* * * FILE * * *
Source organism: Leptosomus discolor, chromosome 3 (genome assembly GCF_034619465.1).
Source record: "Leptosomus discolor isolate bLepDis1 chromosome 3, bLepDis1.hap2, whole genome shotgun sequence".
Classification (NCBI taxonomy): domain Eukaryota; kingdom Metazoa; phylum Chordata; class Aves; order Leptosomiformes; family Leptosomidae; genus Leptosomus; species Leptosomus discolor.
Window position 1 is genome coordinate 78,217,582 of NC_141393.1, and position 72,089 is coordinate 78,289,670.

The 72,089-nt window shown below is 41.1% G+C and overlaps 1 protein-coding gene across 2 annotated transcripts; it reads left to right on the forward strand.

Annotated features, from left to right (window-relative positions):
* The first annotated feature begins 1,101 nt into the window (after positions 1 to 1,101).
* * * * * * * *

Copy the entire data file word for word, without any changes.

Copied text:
Source organism: Leptosomus discolor, chromosome 3 (genome assembly GCF_034619465.1).
Source record: "Leptosomus discolor isolate bLepDis1 chromosome 3, bLepDis1.hap2, whole genome shotgun sequence".
Classification (NCBI taxonomy): domain Eukaryota; kingdom Metazoa; phylum Chordata; class Aves; order Leptosomiformes; family Leptosomidae; genus Leptosomus; species Leptosomus discolor.
Window position 1 is genome coordinate 78,217,582 of NC_141393.1, and position 72,089 is coordinate 78,289,670.

The 72,089-nt window shown below is 41.1% G+C and overlaps 1 protein-coding gene across 2 annotated transcripts; it reads left to right on the forward strand.

Annotated features, from left to right (window-relative positions):
* The first annotated feature begins 1,101 nt into the window (after positions 1 to 1,101).